How to Craft a Better Resume, According to a LinkedIn Career Expert

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How to Craft a Better Resume, According to a LinkedIn Career Expert

 

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Here’s what hiring managers are looking for in your resume right now.

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Applying for jobs sucks bad. It always has, but somehow, it’s worse these days. It might be easier than ever to send out a resume, but it’s increasingly difficult to know what the hiring managers want. Even knowing what to include in your resume is hard, to say nothing of the waiting game, (lack of) follow-up emails, and the interview process. Let’s start at the beginning. Here’s what your resume should include these days, according to an expert.

 

Your skills are key on a resume

Yes, you need to include past jobs and where you went to school, but a resume should be about you and the specific value you bring to the table. Instead of listing off the job duties your past jobs included, spend some time brainstorming ways the things you did apply to what you’re trying to do now.

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“If you want to discuss your previous experience at a restaurant job and how it can translate to a managerial position, talk about how you demonstrated great management skills by managing a number of tables at the same time,” says LinkedIn Career Expert Andrew McCaskill. “Or how you fine tuned your communication skills through interacting with customers and coworkers. Or how you demonstrated leadership and teamwork when acting as a shift lead, by delegating tasks and communicating messages effectively to different groups.”

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McCaskill says “transferable people skills” are in high demand right now, so spend some time going through your old roles to figure out how you can highlight those. If you’re struggling to figure out what other “skills” your past experience has given you, check out this list for inspiration. You can highlight soft skills like leadership, communication, and problem-solving, or hard skills like project management, data analysis, or SEO proficiency.

 

Consider crafting a functional resume for maximum focus on skills, too. A functional resume leads with your skills, not your job experience, and is ideal for showing off what you’re prepared to do for your new bosses, not just what you’ve done for the old ones. It’s especially helpful if you’re trying to move from one industry to another or are struggling to find ways to link your past experience to the job duties you’re trying to get.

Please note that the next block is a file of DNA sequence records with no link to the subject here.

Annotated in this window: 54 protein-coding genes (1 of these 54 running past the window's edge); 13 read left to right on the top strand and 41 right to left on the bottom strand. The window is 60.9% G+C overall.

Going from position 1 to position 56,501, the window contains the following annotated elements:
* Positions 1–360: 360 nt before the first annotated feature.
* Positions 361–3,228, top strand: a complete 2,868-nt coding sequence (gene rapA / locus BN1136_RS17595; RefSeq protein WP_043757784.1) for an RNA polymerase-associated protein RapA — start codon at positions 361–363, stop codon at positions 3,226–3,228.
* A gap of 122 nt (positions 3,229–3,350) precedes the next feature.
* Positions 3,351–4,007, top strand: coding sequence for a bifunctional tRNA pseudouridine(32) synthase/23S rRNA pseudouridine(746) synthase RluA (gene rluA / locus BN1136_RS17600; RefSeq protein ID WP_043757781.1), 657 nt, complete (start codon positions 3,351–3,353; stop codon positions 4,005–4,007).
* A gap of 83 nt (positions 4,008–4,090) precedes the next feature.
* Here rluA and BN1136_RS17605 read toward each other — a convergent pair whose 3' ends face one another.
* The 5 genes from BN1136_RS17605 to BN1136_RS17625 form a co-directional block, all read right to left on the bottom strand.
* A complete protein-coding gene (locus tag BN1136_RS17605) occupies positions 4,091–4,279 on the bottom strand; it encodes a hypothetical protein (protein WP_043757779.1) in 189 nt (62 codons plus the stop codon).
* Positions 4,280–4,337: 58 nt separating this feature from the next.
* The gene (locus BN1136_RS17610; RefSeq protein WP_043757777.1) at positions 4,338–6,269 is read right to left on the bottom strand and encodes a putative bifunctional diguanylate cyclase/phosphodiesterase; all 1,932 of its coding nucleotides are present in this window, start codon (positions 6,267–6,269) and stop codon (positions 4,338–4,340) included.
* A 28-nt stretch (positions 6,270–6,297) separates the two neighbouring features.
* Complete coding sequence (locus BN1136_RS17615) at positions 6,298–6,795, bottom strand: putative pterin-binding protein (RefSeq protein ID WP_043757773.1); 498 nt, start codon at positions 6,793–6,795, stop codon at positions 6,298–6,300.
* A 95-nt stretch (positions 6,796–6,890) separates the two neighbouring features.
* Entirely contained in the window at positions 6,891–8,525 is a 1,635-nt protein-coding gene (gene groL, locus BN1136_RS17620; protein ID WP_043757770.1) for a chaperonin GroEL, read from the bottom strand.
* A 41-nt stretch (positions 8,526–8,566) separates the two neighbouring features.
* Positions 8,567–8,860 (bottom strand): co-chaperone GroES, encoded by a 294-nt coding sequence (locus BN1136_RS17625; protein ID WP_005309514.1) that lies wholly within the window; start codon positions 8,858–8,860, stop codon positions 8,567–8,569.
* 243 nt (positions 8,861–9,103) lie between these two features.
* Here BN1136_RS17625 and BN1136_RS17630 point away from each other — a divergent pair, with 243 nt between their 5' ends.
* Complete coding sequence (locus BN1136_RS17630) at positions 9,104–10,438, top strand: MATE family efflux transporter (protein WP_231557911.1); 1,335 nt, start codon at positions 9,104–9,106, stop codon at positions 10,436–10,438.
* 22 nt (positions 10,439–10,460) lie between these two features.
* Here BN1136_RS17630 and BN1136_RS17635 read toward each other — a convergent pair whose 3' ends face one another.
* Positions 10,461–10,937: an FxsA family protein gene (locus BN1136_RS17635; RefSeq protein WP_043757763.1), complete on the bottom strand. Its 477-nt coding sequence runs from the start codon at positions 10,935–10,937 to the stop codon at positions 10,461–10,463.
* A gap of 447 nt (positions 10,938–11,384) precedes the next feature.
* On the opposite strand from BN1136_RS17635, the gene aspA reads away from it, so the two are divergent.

Use an action-first approach on your resume

The language you use to demonstrate all those skills is almost as important as the skills themselves, so your resume overhaul should include a little editing, too. McCaskill cautions against using passive terms, swapping them out for actions “to more powerfully convey how you contributed in your previous roles.”

OUT: “I was responsible for…,” “My duties included…”

IN: “I improved…,” “I increased…,” “I developed…,” etc.

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Make sure you follow those up with evidence. If company sales increased 11% year-over-year when you started on the marketing team, say that. Be specific. Own it, basically. Per McCaskill, this not only helps employers see how you could contribute to their organization, but shows that you’re confident in your skills and experience. Think of this like using examples to tell a story about who and what kind of worker you are. A less effective resume acknowledges that you have been an employee before, sure, but a better resume demonstrates what kind of employee you’ve been and could be at the new place.

 

If you’re concerned you don’t have space for these more in-depth explanations of your talents, look over what you have on the resume that could be deleted. Your GPA, college courses taken, address, and more are pretty useless unless you are a fresh graduate with little experience to point to (in which case you should try the functional resume format mentioned above). There might have been a time when those were helpful, but it’s over now. It’s 2024 and, according to McCaskill, skills rule. Focus on those, not the details of your college years.

 

Tailor the resume to the job

This is going to be annoying, but it is a necessary evil. In the same way you tailor your cover letter to the specific job you want, you should do the same with resumes. No more sending the same boring old work history to every single company.

 

“Be sure to read through the descriptions of roles you’re interested in, and then align your skills as closely as you can to what’s mentioned in the job posting,” says McCaskill. “Storytelling and demonstrating the impact of these skills will show hiring managers that you have what they’re looking for and can bring immediate value to their organization.”

 

If a job posting says the company is looking for someone with leadership skills, point out leadership roles you’ve played in the past. If it says they want a team player, you might have to alter the skills you highlight from that same past job to better demonstrate your ability to work with others. The trick is to tailor the resume so it addresses exactly what the job posting says the company is looking for, putting your corresponding skills at the forefront.

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